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Brexit LIVE: France loses patience on fishing – ‘violent’ protest threat as deadline looms

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An amnesty period allowing French vessels unfettered access to the British Crown Dependency waters is due to expire on September 30 – before new measures come into place. From October 1, French vessels have to show evidence of their history fishing in Jersey waters else they face not being issued with licences and being barred from working in the English Channel.

Crunch negotiations have been taking place over the last few weeks to resolve the issues but Jersey ministers, alongside UK counterparts, have yet to reach an agreement with France.

Jean Morin, president of France’s La Manche region expressed “serious concern” over the possibility of more action in St Helier Harbour.

Mr Morin said the protests could be a repeat of May 6 when France and Britain sent patrol vessels off the shores of Jersey after a flotilla of French fishing boats sailed to the island.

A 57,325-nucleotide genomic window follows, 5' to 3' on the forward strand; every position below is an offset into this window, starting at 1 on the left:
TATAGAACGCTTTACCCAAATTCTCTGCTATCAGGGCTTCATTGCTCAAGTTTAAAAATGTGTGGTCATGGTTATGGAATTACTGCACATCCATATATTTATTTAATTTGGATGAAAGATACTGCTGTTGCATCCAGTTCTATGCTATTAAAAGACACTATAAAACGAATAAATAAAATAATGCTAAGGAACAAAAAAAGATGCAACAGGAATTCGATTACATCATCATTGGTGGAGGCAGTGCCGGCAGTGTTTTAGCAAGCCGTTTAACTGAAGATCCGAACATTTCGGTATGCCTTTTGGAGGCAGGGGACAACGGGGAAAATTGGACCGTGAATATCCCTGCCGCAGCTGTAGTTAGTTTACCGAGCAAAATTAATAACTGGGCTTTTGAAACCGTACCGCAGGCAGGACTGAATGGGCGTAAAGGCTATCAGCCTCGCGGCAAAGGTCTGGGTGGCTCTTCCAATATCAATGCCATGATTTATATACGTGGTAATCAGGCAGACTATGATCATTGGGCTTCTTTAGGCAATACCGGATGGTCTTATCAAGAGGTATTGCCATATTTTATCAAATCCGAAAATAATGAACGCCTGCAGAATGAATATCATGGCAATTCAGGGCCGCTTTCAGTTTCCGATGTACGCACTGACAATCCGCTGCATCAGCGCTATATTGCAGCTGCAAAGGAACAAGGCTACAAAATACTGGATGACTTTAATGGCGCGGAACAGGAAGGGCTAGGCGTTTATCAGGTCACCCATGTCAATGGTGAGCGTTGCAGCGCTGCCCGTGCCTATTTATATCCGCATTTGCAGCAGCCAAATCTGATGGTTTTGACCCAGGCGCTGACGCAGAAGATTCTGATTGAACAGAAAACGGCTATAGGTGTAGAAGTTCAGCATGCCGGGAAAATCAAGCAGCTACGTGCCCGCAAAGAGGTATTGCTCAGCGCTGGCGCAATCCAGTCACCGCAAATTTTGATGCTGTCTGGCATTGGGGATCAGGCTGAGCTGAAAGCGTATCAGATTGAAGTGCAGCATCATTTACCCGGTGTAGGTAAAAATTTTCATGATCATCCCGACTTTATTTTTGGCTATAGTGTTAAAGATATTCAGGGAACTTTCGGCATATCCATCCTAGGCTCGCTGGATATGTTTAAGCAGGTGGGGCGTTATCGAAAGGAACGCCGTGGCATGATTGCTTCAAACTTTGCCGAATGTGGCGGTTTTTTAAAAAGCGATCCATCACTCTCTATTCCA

In a press conference last night, he added “I have voiced my concern this morning about the agitation in the fishing industry, particularly in La Manche and Normandy.

“A demonstration was taking place in Cherbourg today and these are more assertive.

“I did express my concern in a previous video conference to my Channel Islands colleagues that if there was a further postponement [of a new fishing licensing scheme] we could see something along the lines of what we saw on 6 May, if not more violent.”

French fishermen claim there are still up to 80 small vessels which are under 12 metres that are waiting to receive a fishing licence.

FOR THE LATEST BREXIT NEWS, SEE BELOW: 

UK petrol station problems show Brexit was

French European Affairs Minister Clement Beaune has said the petrol stations problems currently faced by Britain reflected the “intellectual fraud” that was Brexit.

“Every day, we see the intellectual fraud that was Brexit,” Beaune told France 2 television this morning. 

BP said yesterday that nearly a third of its British petrol stations had run out of the two main grades of fuel, as panic buying forced the government to suspend competition laws and allow firms to work together to ease shortages. 

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